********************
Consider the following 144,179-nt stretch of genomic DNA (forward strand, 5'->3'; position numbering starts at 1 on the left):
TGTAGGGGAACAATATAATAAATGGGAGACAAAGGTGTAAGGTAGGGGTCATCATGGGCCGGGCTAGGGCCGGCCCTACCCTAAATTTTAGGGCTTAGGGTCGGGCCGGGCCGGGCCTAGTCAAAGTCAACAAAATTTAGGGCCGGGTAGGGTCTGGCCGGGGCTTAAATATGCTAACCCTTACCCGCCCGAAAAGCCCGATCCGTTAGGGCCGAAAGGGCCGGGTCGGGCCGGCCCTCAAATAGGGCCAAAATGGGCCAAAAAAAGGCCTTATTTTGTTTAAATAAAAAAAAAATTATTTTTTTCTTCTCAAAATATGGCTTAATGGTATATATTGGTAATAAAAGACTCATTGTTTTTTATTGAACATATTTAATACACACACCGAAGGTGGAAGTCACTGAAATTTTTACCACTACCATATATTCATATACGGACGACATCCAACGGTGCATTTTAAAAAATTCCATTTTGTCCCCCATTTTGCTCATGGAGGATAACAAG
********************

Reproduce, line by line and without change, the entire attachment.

Consider the following 144,179-nt stretch of genomic DNA (forward strand, 5'->3'; position numbering starts at 1 on the left):
TGTAGGGGAACAATATAATAAATGGGAGACAAAGGTGTAAGGTAGGGGTCATCATGGGCCGGGCTAGGGCCGGCCCTACCCTAAATTTTAGGGCTTAGGGTCGGGCCGGGCCGGGCCTAGTCAAAGTCAACAAAATTTAGGGCCGGGTAGGGTCTGGCCGGGGCTTAAATATGCTAACCCTTACCCGCCCGAAAAGCCCGATCCGTTAGGGCCGAAAGGGCCGGGTCGGGCCGGCCCTCAAATAGGGCCAAAATGGGCCAAAAAAAGGCCTTATTTTGTTTAAATAAAAAAAAAATTATTTTTTTCTTCTCAAAATATGGCTTAATGGTATATATTGGTAATAAAAGACTCATTGTTTTTTATTGAACATATTTAATACACACACCGAAGGTGGAAGTCACTGAAATTTTTACCACTACCATATATTCATATACGGACGACATCCAACGGTGCATTTTAAAAAATTCCATTTTGTCCCCCATTTTGCTCATGGAGGATAACAAG